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Inadvertent exposures to pharmaceutical drugs: overview.
Environ Mol Mutagen 2011 Oct; 52(S1):S27
Inadvertent exposure to pharmaceutical drugs can occur through multiple routes (drug development and manufacturing worker exposure/pharmacist exposure/healthcare worker exposure/patient exposure), several of which will be explored during this symposium. The first presentation will address research/development and manufacturing worker exposures, where risk assessment may be based on chemical structure, and comparisons made with known, structurally similar drugs. Also relevant to this is the use of equipment in the context of synthesis of a previous drug, where residual materials may contaminate a subsequent preparation. Therefore Risk-based Manufacture of Pharmaceutical Products is an important consideration. The second presentation will consider patient safety in the context of such residual contamination of pharmaceutical products. Specifically, the acceptable level for genotoxic impurities occurring during drug synthesis, the threshold for toxicological concern, and acceptable daily exposure will be explored. the third presentation will consider exposures to healthcare workers, especially in the context of antineoplastic drugs. The presence of antineoplastic drugs and their metabolites in the urine of nurses and other healthcare professionals confirms exposure. in each of these three exposure scenarios, pharmaceutical agents can cause genotoxic and/or mutagenic damage. Studies of workers and patients inadvertently exposed to pharmaceutical agents have included testing of surrogate tissues (peripheral white blood cells and buccal cells) for DNA damage; in vitro mutagenicity testing of urine has also been used as a marker of exposure. These and other testing measures have been employed to assess the efficacy of engineering controls and personal protective equipment to prevent inadvertent exposures.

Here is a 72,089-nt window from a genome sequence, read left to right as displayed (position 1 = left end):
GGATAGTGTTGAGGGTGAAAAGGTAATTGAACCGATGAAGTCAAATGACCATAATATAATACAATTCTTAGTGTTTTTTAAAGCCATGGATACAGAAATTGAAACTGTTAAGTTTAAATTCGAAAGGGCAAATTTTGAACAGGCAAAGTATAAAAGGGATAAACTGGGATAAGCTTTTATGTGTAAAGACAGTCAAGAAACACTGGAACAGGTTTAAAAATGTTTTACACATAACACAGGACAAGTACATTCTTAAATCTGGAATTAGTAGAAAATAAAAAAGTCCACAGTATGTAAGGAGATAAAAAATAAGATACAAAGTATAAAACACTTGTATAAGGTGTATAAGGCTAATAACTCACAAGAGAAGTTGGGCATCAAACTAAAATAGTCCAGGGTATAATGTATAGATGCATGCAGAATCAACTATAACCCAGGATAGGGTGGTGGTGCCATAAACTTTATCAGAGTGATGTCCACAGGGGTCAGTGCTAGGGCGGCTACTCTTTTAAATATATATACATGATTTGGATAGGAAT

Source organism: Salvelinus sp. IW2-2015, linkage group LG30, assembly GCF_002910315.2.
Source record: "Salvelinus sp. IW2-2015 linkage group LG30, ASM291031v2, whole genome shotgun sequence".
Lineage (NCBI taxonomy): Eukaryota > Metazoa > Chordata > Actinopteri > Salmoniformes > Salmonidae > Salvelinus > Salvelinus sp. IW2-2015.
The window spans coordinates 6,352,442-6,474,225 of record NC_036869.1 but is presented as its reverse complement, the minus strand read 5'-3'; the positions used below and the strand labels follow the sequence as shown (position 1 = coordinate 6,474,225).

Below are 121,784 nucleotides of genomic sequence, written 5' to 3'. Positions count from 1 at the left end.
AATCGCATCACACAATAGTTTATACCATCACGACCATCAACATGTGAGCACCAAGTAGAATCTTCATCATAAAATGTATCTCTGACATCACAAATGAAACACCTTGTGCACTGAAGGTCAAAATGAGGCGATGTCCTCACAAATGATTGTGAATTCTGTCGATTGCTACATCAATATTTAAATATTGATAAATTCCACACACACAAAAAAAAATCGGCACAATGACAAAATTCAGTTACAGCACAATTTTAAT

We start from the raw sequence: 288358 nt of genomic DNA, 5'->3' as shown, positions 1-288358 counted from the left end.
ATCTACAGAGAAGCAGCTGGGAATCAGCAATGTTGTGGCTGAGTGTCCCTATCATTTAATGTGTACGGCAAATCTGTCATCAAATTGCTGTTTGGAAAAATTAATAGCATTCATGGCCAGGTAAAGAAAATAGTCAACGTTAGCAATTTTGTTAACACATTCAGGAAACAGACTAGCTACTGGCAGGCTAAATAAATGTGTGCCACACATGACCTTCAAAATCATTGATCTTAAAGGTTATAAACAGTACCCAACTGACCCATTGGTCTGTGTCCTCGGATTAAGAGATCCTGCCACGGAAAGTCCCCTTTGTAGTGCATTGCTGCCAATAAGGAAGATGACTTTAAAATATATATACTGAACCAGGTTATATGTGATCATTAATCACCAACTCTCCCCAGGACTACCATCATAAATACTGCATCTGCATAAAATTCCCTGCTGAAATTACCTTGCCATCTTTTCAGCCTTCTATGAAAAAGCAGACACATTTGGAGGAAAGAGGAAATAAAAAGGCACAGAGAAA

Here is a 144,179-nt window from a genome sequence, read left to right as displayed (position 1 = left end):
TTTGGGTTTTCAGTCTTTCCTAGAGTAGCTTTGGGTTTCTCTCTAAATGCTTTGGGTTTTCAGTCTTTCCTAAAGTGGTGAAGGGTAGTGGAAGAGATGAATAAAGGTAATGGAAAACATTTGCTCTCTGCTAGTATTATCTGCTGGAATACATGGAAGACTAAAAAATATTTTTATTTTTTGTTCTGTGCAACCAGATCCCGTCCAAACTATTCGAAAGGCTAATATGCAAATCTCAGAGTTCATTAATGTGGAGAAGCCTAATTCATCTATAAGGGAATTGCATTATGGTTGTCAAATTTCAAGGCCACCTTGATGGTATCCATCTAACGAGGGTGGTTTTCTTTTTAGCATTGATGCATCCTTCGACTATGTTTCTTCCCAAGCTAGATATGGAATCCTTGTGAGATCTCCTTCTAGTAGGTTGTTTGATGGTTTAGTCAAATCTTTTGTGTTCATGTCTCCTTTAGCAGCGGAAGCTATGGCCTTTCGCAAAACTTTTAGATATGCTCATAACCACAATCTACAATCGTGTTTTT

Pharmaceuticals; Drugs; Chemical-analysis; Chemical-properties; Chemical-reactions; Chemical-structure; Chemical-factory-workers; Chemical-industry-workers; Chemical-manufacturing-industry; Exposure-assessment; Risk-analysis; Chemical-synthesis; Employee-exposure; Industrial-exposures; Genotoxic-effects; Genotoxicity; Health-care; Health-hazards; Toxicology; Toxic-materials; Health-care-personnel; Medical-care; Medical-personnel; Medical-treatment; Antineoplastic-agents; Drug-therapy; DNA-damage; Mutagenicity; Chemotherapy; Blood-cells
Environmental and Molecular Mutagenesis
Page last reviewed: September 2, 2020
Content source: National Institute for Occupational Safety and Health Education and Information Division